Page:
Executives were mindful of the way that their own behaviours affected the patient safety mission in their organisations. The Minnesota group began where the original Harvard Executive Session ended, by accepting the principle that patient safety is a non-delegable responsibility of the executive.13 As the individuals with ultimate responsibility for the system of care over which they preside, chief executive officers (CEOs) embraced their own role in advancing patient safety.

Executives agreed that general management principles apply to safety leadership as well. For example, CEOs must continuously take the pulse of the organisation and its culture in order to understand how proposed programmes will be accepted and to anticipate sources of resistance. They should calibrate expectations and build trust with workers and understand the importance of individuals’ enlightened self-interest. Chief executive officers should allocate time for teaching and mentoring. Many Chief executive officers advocated the use of data to make the case for change, especially with physicians, and underlined the importance of developing financial information about the impact of medical errors and cost of improvements to enhance patient safety. Chief executive officers should set explicit goals for managers with respect to safety and tie incentives to the accomplishment of these goals. Chief executive officers should evaluate and embrace best practices and technology and explore the real value added of electronic medical records.

Leadership for patient safety, however, offers challenges that go beyond the usual stuff of general hospital administration. Perhaps because health care is intended to heal, unintentional harm is a particularly troubling event for the patient, their family, and those who provide care. Dealing with errors and accidental injuries requires that leaders deal with the injury itself and its meaning to those involved. Executives’ personal involvement in these cases communicates a powerful message about the organisations’ commitment to ensuring safety. During tragedies, leaders’ symbolic acts are at least as important as their statements.

DISCUSSION

Research to date in patient safety has focused extensively on the epidemiology of error and injury, particularly in acute care settings.24–27 Several studies described the value of specific improvements that reduced errors at the bedside, such as pharmacist rounds with intensive care unit teams and computerised electronic order entry.28,29 Relatively little attention has been paid to the organisation of care and its impact on safety outcomes, safety practices, and safety cultures.30 More scholarly work needs to be done to understand and inform the management of hospitals and health systems and to guide the work of executives in creating safe care.

The organisational infrastructure required for the effective practice of patient safety is being developed out in the field, without the benefit of a research base, as clinicians, quality improvement professionals, and health administrators seek to create viable and effective programmes. Increasingly, mandates by regulatory and accreditation bodies for safe practices occupy the organisation’s attention. But these mandates typically prescribe safe practices at the bedside rather than the development of environments where safety may flourish.

The participants in the Patient Safety Executive Sessions represent a reflective community of healthcare leaders in search of a better art and science of organisational change. The observations of the Executive Session, however, are subject to several limitations. The members represent a small and selected group of leaders who may not represent healthcare executives in other communities. The regulatory environment in the US differs from the arrangements in Canada and Western Europe, although there is substantial interest in patient safety on both sides of the Atlantic. The Executive Session process may have created conditions that helped to facilitate innovation, improvement initiatives, and self-reflection. Nevertheless, the executives’ observations have good face validity and represent a potentially fertile resource for hypothesis generation. Organisational theorists may find that the Executive Session offers a window on some of the difficult problems that health executives confront.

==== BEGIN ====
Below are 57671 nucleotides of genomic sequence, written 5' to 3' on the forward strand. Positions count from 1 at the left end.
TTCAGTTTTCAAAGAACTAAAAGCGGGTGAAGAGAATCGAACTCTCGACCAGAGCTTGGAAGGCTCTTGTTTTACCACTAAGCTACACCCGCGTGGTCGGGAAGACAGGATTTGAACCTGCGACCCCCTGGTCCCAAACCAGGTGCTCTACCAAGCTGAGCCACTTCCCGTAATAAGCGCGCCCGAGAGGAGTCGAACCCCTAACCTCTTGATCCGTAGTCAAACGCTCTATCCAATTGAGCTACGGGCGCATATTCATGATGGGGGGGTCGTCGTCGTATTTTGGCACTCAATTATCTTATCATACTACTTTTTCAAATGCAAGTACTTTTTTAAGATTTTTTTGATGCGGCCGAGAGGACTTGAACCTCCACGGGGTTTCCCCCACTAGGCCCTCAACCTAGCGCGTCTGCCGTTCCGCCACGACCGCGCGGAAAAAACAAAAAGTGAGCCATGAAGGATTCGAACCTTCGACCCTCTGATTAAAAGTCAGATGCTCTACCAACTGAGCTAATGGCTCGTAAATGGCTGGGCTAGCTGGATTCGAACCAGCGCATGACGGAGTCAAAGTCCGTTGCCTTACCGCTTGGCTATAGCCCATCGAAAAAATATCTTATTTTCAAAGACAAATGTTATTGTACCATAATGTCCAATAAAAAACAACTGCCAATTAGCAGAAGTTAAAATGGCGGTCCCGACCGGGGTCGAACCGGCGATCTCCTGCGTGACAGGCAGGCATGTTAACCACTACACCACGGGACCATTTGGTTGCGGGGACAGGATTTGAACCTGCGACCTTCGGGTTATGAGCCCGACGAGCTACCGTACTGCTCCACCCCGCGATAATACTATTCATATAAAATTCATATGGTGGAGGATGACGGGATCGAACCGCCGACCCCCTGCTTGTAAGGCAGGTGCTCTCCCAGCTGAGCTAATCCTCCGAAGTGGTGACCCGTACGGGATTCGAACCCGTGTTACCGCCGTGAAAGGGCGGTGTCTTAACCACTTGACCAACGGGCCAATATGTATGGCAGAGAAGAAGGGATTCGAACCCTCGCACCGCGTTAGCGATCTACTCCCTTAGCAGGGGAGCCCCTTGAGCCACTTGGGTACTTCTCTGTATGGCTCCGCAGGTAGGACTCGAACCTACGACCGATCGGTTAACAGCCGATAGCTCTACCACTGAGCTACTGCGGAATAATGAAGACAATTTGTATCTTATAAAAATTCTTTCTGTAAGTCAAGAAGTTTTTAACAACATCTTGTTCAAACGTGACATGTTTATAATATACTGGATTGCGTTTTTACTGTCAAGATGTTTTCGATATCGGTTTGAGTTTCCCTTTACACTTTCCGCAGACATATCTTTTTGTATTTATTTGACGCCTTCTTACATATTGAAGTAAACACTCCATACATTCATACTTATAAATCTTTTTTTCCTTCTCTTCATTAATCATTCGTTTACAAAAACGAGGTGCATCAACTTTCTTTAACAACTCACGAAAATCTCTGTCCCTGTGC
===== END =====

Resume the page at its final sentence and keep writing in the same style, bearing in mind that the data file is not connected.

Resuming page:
The model also offers a replicable format for creating an intentional community of leaders and learners. Although we have emphasised here the managerial challenges that leaders identified in the deliberations of the Executive Session, the experience of participation is potentially transformational for its members. The Executive Session created a community of practice with a common vocabulary for describing the problems they encountered, a set of shared norms and aspirations, a collective agenda, and a ready way of testing and disseminating innovations in practice.31 Active recruitment of prospective safety leaders into local working groups may cement their commitment to this work and align their efforts. It may also accelerate the pace of change by facilitating the translation of research into action and innovation into practice.

Healthcare organisations are complex adaptive systems that beguile even the most gifted manager and visionary planner. Strengthening the scientific basis for organisational leadership in patient safety is a vital but neglected area of study.

Key messages

  • Although healthcare executives are accountable to consumers and regulatory agencies for implementing patient safety mandates, little is known about how to execute these goals.

  • The deliberations of the Executive Session on Patient Safety offer a window on the challenges facing US healthcare leaders in fashioning safe care.

  • Health care executives identified five major problems in leading patient safety: creating effective organisational structures, monitoring and measuring performance, spreading and sustaining innovation, demonstrating accountability to consumers and overseers, and managing their own behaviour.

  • Strengthening the scientific basis for organisational leadership in patient safety is a vital but neglected area of study.

REFERENCES

View Abstract

Footnotes

  • An earlier version of this manuscript was submitted as testimony to the 2nd National Summit on Patient Safety Research, Washington DC, 7 November 2003